Here’s the second half of what James Christie, author of Dear Miss Landau, hopes to do in the future. He is hoping to continue with his trilogy of Drusilla. Part of the second part, “Drusilla’s Redemption” was included in yesterday’s post. Here’s is part two:
So here’s the truest answer I can give to question seven:
a) Dear Miss Landau, with its melding of fiction and reality, was published in March 2012. I originally conceived the idea as a screenplay while walking down the hill from Candlewood Drive and it can easily be turned into one.
b) The next book should be the Drusilla trilogy – Roses, Redemption and Revenant. The three novellas which would make up this book would give it a nice, neat length of about 100,000 words – and the novellas are already, written, proofed and edited! They’re all done! One signed set is sitting in my bookshelves in Glasgow, (I just got Drusilla Revenant signed at the Vampires Ball at Heathrow) and Revenant is waiting to be read. Chaplin and I are having trouble getting this to the attention of Simon Pulse (a division of Simon & Schuster) and we need help from the Buffy fanbase to do so.
c) Dear Miss Landau should be optioned as a film. During two trips across America, virtually everyone I met either had a friend or relative with autism, or knew of Buffy the Vampire Slayer – sometimes both. I’ve no doubt there is a large potential audience out there. The film version (with Juliet Landau’s permission) would differ quite a bit from the book and is probably the only possible means in existence today by which some of the original cast of Buffy could return (albeit briefly) to their roles… Again, Chaplin and I need help to achieve this.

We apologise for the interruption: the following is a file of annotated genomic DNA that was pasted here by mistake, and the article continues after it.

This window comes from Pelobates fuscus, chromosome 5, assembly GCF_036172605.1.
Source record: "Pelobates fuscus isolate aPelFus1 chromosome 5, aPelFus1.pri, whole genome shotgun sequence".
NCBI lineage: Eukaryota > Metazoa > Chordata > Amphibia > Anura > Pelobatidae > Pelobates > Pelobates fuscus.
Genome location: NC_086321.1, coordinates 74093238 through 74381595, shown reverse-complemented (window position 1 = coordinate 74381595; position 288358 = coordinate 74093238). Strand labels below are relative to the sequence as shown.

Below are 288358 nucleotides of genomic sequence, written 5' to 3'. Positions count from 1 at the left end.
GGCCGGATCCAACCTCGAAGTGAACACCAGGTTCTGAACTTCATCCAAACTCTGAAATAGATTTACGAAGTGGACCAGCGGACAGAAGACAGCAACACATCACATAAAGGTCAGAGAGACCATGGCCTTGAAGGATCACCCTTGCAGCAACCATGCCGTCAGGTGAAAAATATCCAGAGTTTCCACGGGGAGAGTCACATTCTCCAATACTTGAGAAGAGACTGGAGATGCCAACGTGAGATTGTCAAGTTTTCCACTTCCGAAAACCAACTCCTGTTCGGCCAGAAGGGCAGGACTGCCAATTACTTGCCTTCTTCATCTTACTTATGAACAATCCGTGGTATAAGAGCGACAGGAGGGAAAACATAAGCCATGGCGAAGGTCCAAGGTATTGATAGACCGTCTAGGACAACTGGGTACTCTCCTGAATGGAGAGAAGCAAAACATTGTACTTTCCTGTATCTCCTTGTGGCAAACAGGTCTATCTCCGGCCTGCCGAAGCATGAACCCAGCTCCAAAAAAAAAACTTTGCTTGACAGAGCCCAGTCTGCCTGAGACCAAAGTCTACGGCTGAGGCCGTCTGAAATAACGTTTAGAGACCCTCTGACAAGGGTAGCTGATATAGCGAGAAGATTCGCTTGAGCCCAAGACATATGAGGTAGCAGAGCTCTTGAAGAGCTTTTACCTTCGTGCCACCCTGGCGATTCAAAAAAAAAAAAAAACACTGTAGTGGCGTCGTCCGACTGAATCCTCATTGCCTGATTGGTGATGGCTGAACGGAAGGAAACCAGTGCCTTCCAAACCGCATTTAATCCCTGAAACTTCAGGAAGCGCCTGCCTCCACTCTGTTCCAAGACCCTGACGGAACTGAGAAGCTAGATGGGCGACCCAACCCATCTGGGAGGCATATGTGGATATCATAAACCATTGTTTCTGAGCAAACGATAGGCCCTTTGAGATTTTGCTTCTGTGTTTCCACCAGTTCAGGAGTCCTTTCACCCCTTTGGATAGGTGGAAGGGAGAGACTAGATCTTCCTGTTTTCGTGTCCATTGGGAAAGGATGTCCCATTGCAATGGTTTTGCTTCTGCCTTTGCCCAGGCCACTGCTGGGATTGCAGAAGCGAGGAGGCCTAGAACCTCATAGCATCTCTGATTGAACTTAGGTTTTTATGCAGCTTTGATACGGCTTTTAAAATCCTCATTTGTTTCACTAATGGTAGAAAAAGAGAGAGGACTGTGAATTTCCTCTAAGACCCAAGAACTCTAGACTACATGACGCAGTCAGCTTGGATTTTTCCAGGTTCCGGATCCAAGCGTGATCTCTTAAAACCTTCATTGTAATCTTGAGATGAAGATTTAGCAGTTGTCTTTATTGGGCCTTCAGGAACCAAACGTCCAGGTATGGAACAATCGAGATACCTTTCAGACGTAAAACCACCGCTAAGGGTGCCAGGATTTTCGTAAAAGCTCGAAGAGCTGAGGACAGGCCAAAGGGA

Incidentally, I’m also working on a fourth Dru tale, recently renamed Spike & Dru: the Graveyard of Empires, which should (I sincerely hope) be the romantic tale of love and bullets which James Marsters apparently always hoped would reunite the deadly duo.
It is also intriguing to consider the fact that at the Vampires Ball this year, I described to James Marsters the way I gained a sudden connection with Drusilla in 2009 (Dear Miss Landau, chapter 14) and asked him how it compared with the acting chemistry which sprang up between himself and Juliet Landau when he was being cast.
Exactly the same, I understand.
So that’s it. One possible future for the Buffyverse is sitting on a bookshelf in Glasgow like the Lost Ark of the Covenant, just itching to be revealed. A unique book which would make a unique film is waiting to be noticed.
It will be a great pity if such potential never fully saw the light of day, but I should accept the cast and fans’ right to exercise their own free will.
On the other hand, I do have a theory about why all this has happened.
As most fans will know, the 2009 Star Trek reboot featured a plot line wherein a bad guy from the 24th century came back in time and knocked the tapestry of Kirk and crew’s 23rd century destinies askew.
As Spock put it:
“Whatever our lives might have been, if the time continuum was disrupted, our destinies have changed.”
Being both an Asperger and a bit of a geek, I’m quite au fait with the concepts of Schrödinger’s Cat, possible futures and alternate timelines. Amazingly, there was a pivotal moment in October 2009 where I found Juliet’s “lost” email and had to decide whether or not to answer it (Dear Miss Landau, chapter 25). If I had not done so, it is highly probable that the time line in which you, the reader, are now living and reading this article, would not exist.
There would probably have been no enduring correspondence between the Hollywood star and the Rain Man from Partick, no sequels to Roses and no Dear Miss Landau. The two trips across America would never have taken place, Juliet Landau and I would not have met that day on Sunset Boulevard, the possible unfinished story arc would never have been spotted by me and so on.
This is what happened:
Late on a stygian Friday evening early in October, I took a look at my obsolete account.